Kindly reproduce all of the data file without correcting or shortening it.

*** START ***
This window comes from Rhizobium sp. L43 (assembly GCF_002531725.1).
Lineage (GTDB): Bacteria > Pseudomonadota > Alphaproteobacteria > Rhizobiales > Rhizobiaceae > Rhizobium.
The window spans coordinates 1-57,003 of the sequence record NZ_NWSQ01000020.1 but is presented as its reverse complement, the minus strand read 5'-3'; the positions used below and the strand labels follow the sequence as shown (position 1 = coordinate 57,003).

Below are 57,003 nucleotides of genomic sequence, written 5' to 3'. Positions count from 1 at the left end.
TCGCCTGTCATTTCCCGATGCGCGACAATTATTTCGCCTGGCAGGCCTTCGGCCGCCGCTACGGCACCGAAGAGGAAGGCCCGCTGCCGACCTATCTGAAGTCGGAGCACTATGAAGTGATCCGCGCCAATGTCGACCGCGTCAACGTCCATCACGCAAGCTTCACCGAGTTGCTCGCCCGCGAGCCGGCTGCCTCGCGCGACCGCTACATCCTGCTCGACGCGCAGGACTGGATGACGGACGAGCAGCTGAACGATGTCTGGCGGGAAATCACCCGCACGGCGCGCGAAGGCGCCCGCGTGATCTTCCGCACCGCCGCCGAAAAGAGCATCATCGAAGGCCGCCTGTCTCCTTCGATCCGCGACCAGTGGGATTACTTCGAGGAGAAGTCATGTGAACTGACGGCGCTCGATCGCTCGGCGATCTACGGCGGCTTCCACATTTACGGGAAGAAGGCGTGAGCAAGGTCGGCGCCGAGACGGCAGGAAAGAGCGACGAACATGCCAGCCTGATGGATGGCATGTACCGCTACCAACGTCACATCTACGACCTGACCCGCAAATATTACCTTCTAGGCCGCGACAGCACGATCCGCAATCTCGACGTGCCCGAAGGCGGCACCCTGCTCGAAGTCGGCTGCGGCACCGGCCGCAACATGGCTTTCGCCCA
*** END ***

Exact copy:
This window comes from Rhizobium sp. L43 (assembly GCF_002531725.1).
Lineage (GTDB): Bacteria > Pseudomonadota > Alphaproteobacteria > Rhizobiales > Rhizobiaceae > Rhizobium.
The window spans coordinates 1-57,003 of the sequence record NZ_NWSQ01000020.1 but is presented as its reverse complement, the minus strand read 5'-3'; the positions used below and the strand labels follow the sequence as shown (position 1 = coordinate 57,003).

Below are 57,003 nucleotides of genomic sequence, written 5' to 3'. Positions count from 1 at the left end.
TCGCCTGTCATTTCCCGATGCGCGACAATTATTTCGCCTGGCAGGCCTTCGGCCGCCGCTACGGCACCGAAGAGGAAGGCCCGCTGCCGACCTATCTGAAGTCGGAGCACTATGAAGTGATCCGCGCCAATGTCGACCGCGTCAACGTCCATCACGCAAGCTTCACCGAGTTGCTCGCCCGCGAGCCGGCTGCCTCGCGCGACCGCTACATCCTGCTCGACGCGCAGGACTGGATGACGGACGAGCAGCTGAACGATGTCTGGCGGGAAATCACCCGCACGGCGCGCGAAGGCGCCCGCGTGATCTTCCGCACCGCCGCCGAAAAGAGCATCATCGAAGGCCGCCTGTCTCCTTCGATCCGCGACCAGTGGGATTACTTCGAGGAGAAGTCATGTGAACTGACGGCGCTCGATCGCTCGGCGATCTACGGCGGCTTCCACATTTACGGGAAGAAGGCGTGAGCAAGGTCGGCGCCGAGACGGCAGGAAAGAGCGACGAACATGCCAGCCTGATGGATGGCATGTACCGCTACCAACGTCACATCTACGACCTGACCCGCAAATATTACCTTCTAGGCCGCGACAGCACGATCCGCAATCTCGACGTGCCCGAAGGCGGCACCCTGCTCGAAGTCGGCTGCGGCACCGGCCGCAACATGGCTTTCGCCCA